Yesterday was my first post-gleostine lab day.
Gleostine chemotherapy, like all chemotherapy, requires a weekly complete blood count (CBC) with differential. On a pretty basic level, it lets me know how dangerous it is to go out in public without a mask. On a more complicated level, it lets my doctors know if I might need a course of antibiotics or perhaps a break from gleostine. This stuff is hard on the cancer and the body, after all.
Anyway, I don’t typically look forward to things that require my being stuck with a needle. Not because I have a phobia, but just because who does? As a patient who’s been stuck for blood samples and IVs hundreds of times since February, I think my veins sense when the needle is coming and get very unhelpful.
A couple of weeks ago, a one-stick event turned into a four-stick event simply because my veins were tired of cooperating.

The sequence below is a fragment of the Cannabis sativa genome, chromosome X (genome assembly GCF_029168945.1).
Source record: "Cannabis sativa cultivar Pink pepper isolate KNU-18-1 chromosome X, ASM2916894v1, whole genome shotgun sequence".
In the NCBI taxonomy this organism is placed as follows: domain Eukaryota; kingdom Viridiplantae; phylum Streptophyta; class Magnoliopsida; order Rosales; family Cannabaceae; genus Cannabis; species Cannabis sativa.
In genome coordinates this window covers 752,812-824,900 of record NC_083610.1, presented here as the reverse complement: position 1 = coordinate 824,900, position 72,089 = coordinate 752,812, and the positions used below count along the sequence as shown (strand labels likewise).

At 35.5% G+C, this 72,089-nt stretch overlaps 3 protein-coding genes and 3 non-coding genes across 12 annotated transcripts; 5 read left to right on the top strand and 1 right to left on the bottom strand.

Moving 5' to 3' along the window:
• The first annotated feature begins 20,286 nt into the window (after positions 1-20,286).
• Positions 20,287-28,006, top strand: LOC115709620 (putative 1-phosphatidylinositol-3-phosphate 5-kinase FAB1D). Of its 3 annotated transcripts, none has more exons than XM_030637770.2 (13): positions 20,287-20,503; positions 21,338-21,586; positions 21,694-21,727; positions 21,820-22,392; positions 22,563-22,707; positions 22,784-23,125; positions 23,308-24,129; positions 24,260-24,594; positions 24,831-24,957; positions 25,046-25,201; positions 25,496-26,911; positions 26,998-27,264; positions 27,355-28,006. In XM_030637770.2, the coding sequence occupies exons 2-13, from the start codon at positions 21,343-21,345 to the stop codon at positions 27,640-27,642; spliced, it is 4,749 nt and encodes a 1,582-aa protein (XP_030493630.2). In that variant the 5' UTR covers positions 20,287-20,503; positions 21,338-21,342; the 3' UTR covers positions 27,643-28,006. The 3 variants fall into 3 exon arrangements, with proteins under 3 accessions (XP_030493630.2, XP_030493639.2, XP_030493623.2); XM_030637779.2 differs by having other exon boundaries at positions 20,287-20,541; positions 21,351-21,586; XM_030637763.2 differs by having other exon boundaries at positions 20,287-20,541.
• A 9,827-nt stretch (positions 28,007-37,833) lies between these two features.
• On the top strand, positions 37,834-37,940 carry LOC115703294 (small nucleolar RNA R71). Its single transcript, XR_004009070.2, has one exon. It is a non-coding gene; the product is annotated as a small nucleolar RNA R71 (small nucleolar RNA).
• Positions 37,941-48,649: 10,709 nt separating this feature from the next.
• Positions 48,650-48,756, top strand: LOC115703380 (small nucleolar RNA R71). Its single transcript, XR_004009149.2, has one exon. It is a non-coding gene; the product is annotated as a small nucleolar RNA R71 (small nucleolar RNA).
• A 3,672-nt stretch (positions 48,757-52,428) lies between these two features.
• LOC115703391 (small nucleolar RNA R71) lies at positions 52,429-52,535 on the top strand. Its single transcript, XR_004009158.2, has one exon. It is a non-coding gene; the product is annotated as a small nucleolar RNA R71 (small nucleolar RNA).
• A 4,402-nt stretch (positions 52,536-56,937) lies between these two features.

So I always say something before the tourniquet goes on to put everyone at ease and manage expectations.
“I’m a hard stick,” I told the phlebotomist. “Start wherever you like, with whichever arm you like, but know that you might have to go to the back of the hand and try several times. And I’m okay with that.”
“Do you get stuck a lot?” she asked.
“Heh. Yeah, a LOT.”
She tried the left arm and couldn’t find a suitable vein. She didn’t even try with the needle. Just unwrapped the tourniquet and moved on.
“I drank twenty ounces of water before I came here.” (I always get asked if I’m drinking enough water. Always. The answer is: I am up peeing three to four times a night. I’m getting all the water I can without drowning.)
But thank the patron saint of blood draws, she found a pretty vein in my right arm before I even finished explaining that I wasn’t a bad patient.
One stick, and the blood filled up the vial in record time.
By 10 p.m., the test results were already in my patient portal, and everything is in range so far.
We’ll see what next week brings.